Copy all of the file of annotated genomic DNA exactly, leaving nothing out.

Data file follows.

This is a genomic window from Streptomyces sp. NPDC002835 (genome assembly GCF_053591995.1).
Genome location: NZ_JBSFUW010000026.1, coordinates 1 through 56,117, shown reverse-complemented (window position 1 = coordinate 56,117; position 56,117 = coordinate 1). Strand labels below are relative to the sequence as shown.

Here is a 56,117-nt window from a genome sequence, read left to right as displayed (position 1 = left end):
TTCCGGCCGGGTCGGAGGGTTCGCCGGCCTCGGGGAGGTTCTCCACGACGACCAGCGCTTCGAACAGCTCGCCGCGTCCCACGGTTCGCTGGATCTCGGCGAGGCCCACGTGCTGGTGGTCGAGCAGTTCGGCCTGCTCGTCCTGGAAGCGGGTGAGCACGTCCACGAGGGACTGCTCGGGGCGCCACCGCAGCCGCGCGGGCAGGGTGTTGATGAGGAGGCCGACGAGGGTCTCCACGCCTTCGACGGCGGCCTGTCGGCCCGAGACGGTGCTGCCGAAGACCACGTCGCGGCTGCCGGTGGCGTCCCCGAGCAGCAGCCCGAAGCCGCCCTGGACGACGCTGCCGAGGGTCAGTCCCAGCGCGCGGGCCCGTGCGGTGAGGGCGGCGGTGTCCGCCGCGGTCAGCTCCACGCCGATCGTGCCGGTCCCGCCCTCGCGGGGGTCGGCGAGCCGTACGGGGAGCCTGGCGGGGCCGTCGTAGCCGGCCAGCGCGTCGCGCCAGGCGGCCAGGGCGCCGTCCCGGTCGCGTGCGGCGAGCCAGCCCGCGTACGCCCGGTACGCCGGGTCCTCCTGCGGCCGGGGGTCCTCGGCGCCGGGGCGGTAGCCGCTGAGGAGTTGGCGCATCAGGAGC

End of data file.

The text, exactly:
This is a genomic window from Streptomyces sp. NPDC002835 (genome assembly GCF_053591995.1).
Genome location: NZ_JBSFUW010000026.1, coordinates 1 through 56,117, shown reverse-complemented (window position 1 = coordinate 56,117; position 56,117 = coordinate 1). Strand labels below are relative to the sequence as shown.

Here is a 56,117-nt window from a genome sequence, read left to right as displayed (position 1 = left end):
TTCCGGCCGGGTCGGAGGGTTCGCCGGCCTCGGGGAGGTTCTCCACGACGACCAGCGCTTCGAACAGCTCGCCGCGTCCCACGGTTCGCTGGATCTCGGCGAGGCCCACGTGCTGGTGGTCGAGCAGTTCGGCCTGCTCGTCCTGGAAGCGGGTGAGCACGTCCACGAGGGACTGCTCGGGGCGCCACCGCAGCCGCGCGGGCAGGGTGTTGATGAGGAGGCCGACGAGGGTCTCCACGCCTTCGACGGCGGCCTGTCGGCCCGAGACGGTGCTGCCGAAGACCACGTCGCGGCTGCCGGTGGCGTCCCCGAGCAGCAGCCCGAAGCCGCCCTGGACGACGCTGCCGAGGGTCAGTCCCAGCGCGCGGGCCCGTGCGGTGAGGGCGGCGGTGTCCGCCGCGGTCAGCTCCACGCCGATCGTGCCGGTCCCGCCCTCGCGGGGGTCGGCGAGCCGTACGGGGAGCCTGGCGGGGCCGTCGTAGCCGGCCAGCGCGTCGCGCCAGGCGGCCAGGGCGCCGTCCCGGTCGCGTGCGGCGAGCCAGCCCGCGTACGCCCGGTACGCCGGGTCCTCCTGCGGCCGGGGGTCCTCGGCGCCGGGGCGGTAGCCGCTGAGGAGTTGGCGCATCAGGAGC